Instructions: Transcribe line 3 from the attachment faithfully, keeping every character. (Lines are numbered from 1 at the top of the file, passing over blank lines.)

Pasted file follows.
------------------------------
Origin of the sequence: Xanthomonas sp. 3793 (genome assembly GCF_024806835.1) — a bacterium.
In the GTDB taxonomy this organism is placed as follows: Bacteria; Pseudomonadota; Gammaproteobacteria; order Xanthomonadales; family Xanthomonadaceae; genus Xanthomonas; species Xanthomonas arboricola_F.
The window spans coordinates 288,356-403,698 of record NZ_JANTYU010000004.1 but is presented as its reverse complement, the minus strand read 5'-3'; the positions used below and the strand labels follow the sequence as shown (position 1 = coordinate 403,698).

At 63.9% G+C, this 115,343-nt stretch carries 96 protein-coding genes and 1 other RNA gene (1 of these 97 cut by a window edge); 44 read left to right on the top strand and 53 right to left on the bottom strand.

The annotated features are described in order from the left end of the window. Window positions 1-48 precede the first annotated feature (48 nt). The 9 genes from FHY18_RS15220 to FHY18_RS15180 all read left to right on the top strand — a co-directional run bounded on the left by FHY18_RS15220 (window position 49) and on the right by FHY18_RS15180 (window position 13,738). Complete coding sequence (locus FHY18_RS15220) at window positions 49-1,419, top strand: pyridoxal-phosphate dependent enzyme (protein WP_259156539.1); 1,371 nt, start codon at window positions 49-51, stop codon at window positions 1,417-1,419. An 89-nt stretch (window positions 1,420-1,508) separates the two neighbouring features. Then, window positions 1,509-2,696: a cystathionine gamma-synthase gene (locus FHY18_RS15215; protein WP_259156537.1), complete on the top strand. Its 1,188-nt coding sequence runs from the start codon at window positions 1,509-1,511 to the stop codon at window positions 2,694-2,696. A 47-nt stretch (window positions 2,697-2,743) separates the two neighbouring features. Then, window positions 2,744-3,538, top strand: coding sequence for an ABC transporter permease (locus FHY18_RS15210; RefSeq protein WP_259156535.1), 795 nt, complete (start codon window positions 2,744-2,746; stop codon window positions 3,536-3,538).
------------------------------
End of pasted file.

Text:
The window spans coordinates 288,356-403,698 of record NZ_JANTYU010000004.1 but is presented as its reverse complement, the minus strand read 5'-3'; the positions used below and the strand labels follow the sequence as shown (position 1 = coordinate 403,698).